Linear moving lateral systems can be self-propelled with diesel motors and directed by guidance systems. These systems are used to irrigate rectangular fields with uniform topography. The distribution uniformity of these systems can be very high (more than 95 percent). Linear systems can take the water from an open channel or from a hydrant with a flexible hose (Fig. 8).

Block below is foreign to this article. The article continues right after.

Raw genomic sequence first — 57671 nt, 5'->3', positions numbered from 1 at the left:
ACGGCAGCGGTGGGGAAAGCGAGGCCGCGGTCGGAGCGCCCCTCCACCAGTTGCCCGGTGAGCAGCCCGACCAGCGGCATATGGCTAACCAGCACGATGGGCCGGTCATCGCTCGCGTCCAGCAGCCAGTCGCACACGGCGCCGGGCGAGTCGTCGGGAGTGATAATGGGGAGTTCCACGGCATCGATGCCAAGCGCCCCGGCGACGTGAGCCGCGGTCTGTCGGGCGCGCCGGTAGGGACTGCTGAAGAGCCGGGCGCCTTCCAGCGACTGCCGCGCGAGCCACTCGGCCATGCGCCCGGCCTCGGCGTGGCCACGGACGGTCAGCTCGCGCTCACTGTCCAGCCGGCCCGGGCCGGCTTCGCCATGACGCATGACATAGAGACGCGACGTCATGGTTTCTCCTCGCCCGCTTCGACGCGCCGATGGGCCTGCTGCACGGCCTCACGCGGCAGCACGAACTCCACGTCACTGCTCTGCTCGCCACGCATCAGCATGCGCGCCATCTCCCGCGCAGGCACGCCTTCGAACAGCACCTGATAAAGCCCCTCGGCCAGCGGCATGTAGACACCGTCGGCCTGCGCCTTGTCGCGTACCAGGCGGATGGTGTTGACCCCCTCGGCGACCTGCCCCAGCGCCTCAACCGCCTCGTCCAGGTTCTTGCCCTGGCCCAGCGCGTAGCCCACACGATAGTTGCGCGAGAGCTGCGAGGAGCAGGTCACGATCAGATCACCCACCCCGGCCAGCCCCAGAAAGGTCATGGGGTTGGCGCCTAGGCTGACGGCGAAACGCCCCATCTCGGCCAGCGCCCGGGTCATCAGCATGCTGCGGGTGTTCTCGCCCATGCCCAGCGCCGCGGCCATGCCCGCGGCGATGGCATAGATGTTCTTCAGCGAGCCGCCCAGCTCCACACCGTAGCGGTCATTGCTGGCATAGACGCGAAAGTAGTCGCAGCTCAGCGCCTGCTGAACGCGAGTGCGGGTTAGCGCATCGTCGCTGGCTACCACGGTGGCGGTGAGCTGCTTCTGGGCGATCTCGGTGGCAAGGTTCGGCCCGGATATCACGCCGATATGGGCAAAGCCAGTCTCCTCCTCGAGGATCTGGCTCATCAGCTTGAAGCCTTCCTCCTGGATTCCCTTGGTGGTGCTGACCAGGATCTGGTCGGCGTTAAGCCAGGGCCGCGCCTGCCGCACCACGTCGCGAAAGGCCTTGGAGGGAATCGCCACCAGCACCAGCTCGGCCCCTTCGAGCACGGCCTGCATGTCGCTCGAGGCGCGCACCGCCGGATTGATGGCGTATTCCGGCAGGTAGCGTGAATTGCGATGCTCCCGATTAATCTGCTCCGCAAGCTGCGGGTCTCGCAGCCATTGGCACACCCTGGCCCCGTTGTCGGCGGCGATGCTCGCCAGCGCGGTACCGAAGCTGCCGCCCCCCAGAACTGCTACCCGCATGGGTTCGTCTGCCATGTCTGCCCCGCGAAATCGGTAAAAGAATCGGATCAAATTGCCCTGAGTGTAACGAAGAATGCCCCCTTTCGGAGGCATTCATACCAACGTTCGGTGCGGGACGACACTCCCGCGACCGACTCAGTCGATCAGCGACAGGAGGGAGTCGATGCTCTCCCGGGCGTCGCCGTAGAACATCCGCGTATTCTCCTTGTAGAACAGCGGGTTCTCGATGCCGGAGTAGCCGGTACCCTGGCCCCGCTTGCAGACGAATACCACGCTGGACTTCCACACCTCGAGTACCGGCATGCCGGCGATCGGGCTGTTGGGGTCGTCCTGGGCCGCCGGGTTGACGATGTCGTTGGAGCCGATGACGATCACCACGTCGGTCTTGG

Center pivot and linear moving sprinkler systems can be equipped for MESA (midelevation spray application), LESA (low elevation spray application), or LEPA (low energy precision application). LEPA systems are more expensive initially because nozzle spacing is much closer. However, energy costs are lower and water application efficiency is high with LEPA systems. A variety of spray nozzles (with different spray patterns, delivery rates, etc.), drop hoses and drag hoses (for LEPA application) are available to accommodate different crops, cropping systems, and water management strategies. The MESA system requires 6 to 30 psi, while LESA and LEPA systems can work with 10 to 15 psi. Pressure regulators can make distribution more uniform on fields with sloping or undulating topography. Water application rates are adjusted by changing the speed of travel of the overhead lateral, which makes these systems adaptable to the permeability of the soil and the water needs of the crop. They are suited to many topographic conditions and soils.